One of the qualities of the Kahr that makes it such a great carry piece is its “mini” size and light weight. This is definitely one of those instances in life when bigger is not necessarily better. The K9 and all of the Kahr family pistols for that matter are very light, small in dimensions, and flat. Compare the K9 to the familiar Walther PPK in .380 caliber. At 0.10 of an inch shorter, 0.20 of an inch taller, and 0.08 of an inch thinner, the Kahr gives up only 4.2 ounces to the lighter Walther. The comparable weight of the polymer-framed P9 Kahr drops to 5 ounces less than the Walther. The Kahr does all of this in a larger, superior round, while remaining quite ergonomic. It feels good in the hand and a proper grip angle gives good pointability. Small size in a carry pistol is a good thing to a point. When it begins to get too small, deft handling and shooting of the gun is diminished, especially for larger hands. The Kahr falls short of being in this category, retaining good handling properties.
Size alone makes this gem easy to hide, but a flat profile only further enhances this quality. Its weight will cause you to forget it’s there. This gun won’t print in a well-chosen concealment holster, nor will it cause your belt bulge or sag.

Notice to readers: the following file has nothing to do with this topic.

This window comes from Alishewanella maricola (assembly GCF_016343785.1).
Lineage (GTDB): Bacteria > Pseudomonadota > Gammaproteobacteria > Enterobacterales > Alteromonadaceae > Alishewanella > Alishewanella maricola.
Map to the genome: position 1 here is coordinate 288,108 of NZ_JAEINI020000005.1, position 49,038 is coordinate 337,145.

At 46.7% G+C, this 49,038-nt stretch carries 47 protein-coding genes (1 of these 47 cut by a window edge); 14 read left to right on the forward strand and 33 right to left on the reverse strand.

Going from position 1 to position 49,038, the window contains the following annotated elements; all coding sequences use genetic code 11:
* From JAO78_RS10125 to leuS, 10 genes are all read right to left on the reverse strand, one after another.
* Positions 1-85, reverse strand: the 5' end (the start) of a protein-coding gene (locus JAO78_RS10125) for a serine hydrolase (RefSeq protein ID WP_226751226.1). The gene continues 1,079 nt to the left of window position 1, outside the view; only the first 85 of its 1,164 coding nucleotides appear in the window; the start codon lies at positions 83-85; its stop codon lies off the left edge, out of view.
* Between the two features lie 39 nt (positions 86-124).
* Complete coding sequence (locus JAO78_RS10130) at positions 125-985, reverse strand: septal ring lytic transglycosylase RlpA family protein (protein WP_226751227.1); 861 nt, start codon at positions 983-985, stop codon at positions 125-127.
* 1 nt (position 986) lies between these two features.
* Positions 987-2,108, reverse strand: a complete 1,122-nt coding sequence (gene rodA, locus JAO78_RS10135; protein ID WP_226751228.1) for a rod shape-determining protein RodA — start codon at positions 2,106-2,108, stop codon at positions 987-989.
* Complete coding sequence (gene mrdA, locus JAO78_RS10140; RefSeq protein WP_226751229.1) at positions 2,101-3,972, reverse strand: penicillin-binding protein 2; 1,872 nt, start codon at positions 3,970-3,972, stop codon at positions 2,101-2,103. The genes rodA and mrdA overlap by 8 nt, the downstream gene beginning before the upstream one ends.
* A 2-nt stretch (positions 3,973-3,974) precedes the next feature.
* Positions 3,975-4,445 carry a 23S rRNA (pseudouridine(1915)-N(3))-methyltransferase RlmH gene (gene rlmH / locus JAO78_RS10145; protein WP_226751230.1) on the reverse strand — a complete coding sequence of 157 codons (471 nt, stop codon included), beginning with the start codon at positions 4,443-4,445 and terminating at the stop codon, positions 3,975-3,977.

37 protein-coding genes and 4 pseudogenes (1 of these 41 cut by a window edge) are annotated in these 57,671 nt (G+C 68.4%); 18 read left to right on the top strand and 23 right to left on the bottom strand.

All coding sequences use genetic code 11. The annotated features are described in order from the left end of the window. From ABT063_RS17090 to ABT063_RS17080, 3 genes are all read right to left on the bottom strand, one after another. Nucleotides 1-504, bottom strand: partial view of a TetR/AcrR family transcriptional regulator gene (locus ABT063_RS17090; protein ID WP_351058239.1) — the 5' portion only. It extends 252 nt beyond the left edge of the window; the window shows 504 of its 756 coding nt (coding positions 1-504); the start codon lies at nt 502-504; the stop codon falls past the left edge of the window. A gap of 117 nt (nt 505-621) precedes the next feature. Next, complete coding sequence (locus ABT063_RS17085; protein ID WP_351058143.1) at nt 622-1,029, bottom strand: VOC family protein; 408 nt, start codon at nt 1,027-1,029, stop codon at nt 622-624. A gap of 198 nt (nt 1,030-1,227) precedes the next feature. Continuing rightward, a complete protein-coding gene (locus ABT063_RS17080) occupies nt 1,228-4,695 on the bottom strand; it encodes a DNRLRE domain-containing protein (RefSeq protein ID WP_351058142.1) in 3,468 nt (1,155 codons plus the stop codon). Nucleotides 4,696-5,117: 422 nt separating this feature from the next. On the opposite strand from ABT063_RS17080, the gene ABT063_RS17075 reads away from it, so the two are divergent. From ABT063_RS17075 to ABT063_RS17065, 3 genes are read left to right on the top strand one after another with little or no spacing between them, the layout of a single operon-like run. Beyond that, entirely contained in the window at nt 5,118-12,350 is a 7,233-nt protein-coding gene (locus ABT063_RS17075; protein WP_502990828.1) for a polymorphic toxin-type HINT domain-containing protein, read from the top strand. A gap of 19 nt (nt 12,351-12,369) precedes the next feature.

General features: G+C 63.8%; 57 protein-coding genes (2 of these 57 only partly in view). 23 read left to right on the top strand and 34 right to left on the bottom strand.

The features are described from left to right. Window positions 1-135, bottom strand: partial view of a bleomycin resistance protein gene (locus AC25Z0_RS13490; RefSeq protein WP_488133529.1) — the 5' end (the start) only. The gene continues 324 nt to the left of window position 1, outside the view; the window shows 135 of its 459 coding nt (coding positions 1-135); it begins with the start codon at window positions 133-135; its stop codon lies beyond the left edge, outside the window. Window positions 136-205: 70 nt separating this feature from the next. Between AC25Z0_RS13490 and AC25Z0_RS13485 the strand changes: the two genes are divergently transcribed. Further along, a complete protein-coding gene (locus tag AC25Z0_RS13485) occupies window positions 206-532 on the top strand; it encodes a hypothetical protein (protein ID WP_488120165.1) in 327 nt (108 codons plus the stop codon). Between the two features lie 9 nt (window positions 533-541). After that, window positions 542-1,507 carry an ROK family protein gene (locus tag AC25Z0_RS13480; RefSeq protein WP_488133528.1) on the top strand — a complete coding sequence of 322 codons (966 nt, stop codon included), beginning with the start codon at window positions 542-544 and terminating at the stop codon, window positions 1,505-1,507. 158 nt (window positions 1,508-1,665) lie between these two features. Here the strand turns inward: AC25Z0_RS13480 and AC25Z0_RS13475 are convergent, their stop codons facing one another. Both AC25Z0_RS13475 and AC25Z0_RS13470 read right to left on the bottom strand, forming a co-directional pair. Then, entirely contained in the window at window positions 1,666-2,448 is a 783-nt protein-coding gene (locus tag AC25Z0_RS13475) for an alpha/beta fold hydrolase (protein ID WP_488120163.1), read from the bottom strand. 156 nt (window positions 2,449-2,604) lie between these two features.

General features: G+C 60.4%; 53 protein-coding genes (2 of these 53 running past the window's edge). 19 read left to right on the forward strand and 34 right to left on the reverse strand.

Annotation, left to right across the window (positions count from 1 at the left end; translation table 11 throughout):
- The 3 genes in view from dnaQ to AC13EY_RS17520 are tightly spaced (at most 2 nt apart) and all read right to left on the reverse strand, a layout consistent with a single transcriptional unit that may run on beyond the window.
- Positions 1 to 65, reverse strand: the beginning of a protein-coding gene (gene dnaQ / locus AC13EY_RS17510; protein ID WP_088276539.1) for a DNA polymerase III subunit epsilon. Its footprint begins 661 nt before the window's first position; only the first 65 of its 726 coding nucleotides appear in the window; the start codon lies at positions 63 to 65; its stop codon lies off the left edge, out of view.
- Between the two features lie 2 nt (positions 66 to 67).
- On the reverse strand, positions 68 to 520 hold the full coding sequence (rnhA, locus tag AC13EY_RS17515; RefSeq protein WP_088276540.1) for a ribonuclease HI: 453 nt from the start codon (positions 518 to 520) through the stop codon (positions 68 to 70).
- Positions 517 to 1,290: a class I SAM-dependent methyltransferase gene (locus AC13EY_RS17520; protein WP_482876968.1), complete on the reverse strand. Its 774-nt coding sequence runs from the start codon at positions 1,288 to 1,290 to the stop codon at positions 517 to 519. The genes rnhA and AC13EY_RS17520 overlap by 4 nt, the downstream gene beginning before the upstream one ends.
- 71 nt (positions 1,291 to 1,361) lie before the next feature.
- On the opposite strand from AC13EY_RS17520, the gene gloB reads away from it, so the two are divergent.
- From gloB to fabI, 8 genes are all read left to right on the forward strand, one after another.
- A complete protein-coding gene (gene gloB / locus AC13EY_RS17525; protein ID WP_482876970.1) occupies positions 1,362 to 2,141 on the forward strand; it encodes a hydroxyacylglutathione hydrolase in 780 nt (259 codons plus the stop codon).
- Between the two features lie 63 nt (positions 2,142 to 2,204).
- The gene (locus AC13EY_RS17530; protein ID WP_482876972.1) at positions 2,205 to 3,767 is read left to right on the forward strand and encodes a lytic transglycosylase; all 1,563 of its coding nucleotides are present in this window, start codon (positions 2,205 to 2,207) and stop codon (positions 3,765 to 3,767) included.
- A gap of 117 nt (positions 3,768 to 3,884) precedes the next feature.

There are a myriad of ways improve, customize, or otherwise personalize your Kahr pistol. Kahr lists handsome wood grips on their website, both in smooth and checkered wood. They also offer wraparound non-slip, as well as decal grips. Ported barrels are offered, and stainless steel guide rods. Your choice of Novak or Meprolight night sights are also available. Some choose to add grip extensions from Pearce Grips.
If you’re really after a full-tilt custom carry Kahr, then look to Cylinder & Slide, who have collaborated with Kahr to bring you custom carry packages. The work that C&S does to these and any other pistols is well worth the money.
A slew of holsters and concealment systems are available directly through Kahr on their site. My most favored carry holster is an IWB rig. Some may choose a belt slide, while others choose the bellyband, a concealment method well suited for the Kahr. Still others will carry the gun in an ankle rig in the backup role and a good holster will do the job here as well.
Hornady 147gr TAP CQ yielded this 1.13” grouping.
Rear sight is prominent, though snag free, dovetailed into the slide, and features a vertical white bar.
Front sight is dovetailed into the slide, easy to pick up, and is-highlighted with a white dot. Night sights are optional.
Fit and finish and machine work are good. Slide stop has sharp edges that should be dehorned.
This is not the first Kahr that I’ve tested to prove utterly flawless in its function, and we all understand the value of this. The most potent pistol on the planet does you no good if the gun doesn’t fire when it’s the only thing standing between you and the netherworld. The Kahr’s “point and shoot” operation makes things simple for the operator. Like another dependable platform, the revolver, all that is required under the adrenalin-pumping stress of a deadly encounter is for the shooter to aim and squeeze the trigger. Disengaging a safety isn’t required, and it’s not necessary; with its long trigger stroke, unintentional discharges aren’t likely.